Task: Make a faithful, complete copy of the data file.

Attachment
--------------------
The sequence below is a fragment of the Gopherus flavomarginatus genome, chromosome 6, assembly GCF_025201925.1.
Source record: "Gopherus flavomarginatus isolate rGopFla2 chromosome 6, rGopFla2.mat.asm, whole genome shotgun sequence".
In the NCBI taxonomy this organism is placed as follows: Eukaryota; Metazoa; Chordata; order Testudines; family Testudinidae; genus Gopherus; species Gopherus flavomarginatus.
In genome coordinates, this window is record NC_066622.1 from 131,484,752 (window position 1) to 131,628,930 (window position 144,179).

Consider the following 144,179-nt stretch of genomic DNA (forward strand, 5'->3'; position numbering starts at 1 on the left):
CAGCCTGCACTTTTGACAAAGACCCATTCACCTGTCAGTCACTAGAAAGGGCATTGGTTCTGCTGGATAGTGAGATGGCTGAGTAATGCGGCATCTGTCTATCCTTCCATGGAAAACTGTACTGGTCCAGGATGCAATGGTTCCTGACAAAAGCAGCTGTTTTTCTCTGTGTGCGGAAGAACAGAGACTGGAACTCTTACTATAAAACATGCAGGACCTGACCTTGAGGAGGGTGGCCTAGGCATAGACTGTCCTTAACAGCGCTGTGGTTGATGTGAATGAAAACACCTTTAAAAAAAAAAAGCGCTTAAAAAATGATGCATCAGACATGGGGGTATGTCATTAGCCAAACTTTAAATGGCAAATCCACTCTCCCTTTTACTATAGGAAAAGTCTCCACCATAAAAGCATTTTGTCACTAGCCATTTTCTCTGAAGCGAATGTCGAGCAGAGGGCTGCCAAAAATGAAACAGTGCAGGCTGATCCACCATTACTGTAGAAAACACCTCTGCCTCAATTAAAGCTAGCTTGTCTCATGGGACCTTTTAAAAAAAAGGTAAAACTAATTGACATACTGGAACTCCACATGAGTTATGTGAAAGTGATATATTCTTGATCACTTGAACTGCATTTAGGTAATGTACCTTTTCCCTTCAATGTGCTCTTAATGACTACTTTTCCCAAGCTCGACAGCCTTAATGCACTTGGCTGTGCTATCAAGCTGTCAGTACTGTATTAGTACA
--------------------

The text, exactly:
The sequence below is a fragment of the Gopherus flavomarginatus genome, chromosome 6, assembly GCF_025201925.1.
Source record: "Gopherus flavomarginatus isolate rGopFla2 chromosome 6, rGopFla2.mat.asm, whole genome shotgun sequence".
In the NCBI taxonomy this organism is placed as follows: Eukaryota; Metazoa; Chordata; order Testudines; family Testudinidae; genus Gopherus; species Gopherus flavomarginatus.
In genome coordinates, this window is record NC_066622.1 from 131,484,752 (window position 1) to 131,628,930 (window position 144,179).

Consider the following 144,179-nt stretch of genomic DNA (forward strand, 5'->3'; position numbering starts at 1 on the left):
CAGCCTGCACTTTTGACAAAGACCCATTCACCTGTCAGTCACTAGAAAGGGCATTGGTTCTGCTGGATAGTGAGATGGCTGAGTAATGCGGCATCTGTCTATCCTTCCATGGAAAACTGTACTGGTCCAGGATGCAATGGTTCCTGACAAAAGCAGCTGTTTTTCTCTGTGTGCGGAAGAACAGAGACTGGAACTCTTACTATAAAACATGCAGGACCTGACCTTGAGGAGGGTGGCCTAGGCATAGACTGTCCTTAACAGCGCTGTGGTTGATGTGAATGAAAACACCTTTAAAAAAAAAAAGCGCTTAAAAAATGATGCATCAGACATGGGGGTATGTCATTAGCCAAACTTTAAATGGCAAATCCACTCTCCCTTTTACTATAGGAAAAGTCTCCACCATAAAAGCATTTTGTCACTAGCCATTTTCTCTGAAGCGAATGTCGAGCAGAGGGCTGCCAAAAATGAAACAGTGCAGGCTGATCCACCATTACTGTAGAAAACACCTCTGCCTCAATTAAAGCTAGCTTGTCTCATGGGACCTTTTAAAAAAAAGGTAAAACTAATTGACATACTGGAACTCCACATGAGTTATGTGAAAGTGATATATTCTTGATCACTTGAACTGCATTTAGGTAATGTACCTTTTCCCTTCAATGTGCTCTTAATGACTACTTTTCCCAAGCTCGACAGCCTTAATGCACTTGGCTGTGCTATCAAGCTGTCAGTACTGTATTAGTACA